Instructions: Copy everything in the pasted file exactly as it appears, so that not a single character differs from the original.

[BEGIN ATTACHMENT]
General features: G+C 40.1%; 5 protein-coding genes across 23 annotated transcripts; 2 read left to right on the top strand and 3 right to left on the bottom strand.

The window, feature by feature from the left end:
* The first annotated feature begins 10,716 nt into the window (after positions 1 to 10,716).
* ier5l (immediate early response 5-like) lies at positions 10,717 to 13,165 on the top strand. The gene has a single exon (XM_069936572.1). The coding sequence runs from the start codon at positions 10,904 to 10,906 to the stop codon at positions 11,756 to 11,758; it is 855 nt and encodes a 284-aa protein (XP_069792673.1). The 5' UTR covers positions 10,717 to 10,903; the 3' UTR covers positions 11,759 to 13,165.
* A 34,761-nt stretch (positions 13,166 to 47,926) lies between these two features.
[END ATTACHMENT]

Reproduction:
General features: G+C 40.1%; 5 protein-coding genes across 23 annotated transcripts; 2 read left to right on the top strand and 3 right to left on the bottom strand.

The window, feature by feature from the left end:
* The first annotated feature begins 10,716 nt into the window (after positions 1 to 10,716).
* ier5l (immediate early response 5-like) lies at positions 10,717 to 13,165 on the top strand. The gene has a single exon (XM_069936572.1). The coding sequence runs from the start codon at positions 10,904 to 10,906 to the stop codon at positions 11,756 to 11,758; it is 855 nt and encodes a 284-aa protein (XP_069792673.1). The 5' UTR covers positions 10,717 to 10,903; the 3' UTR covers positions 11,759 to 13,165.
* A 34,761-nt stretch (positions 13,166 to 47,926) lies between these two features.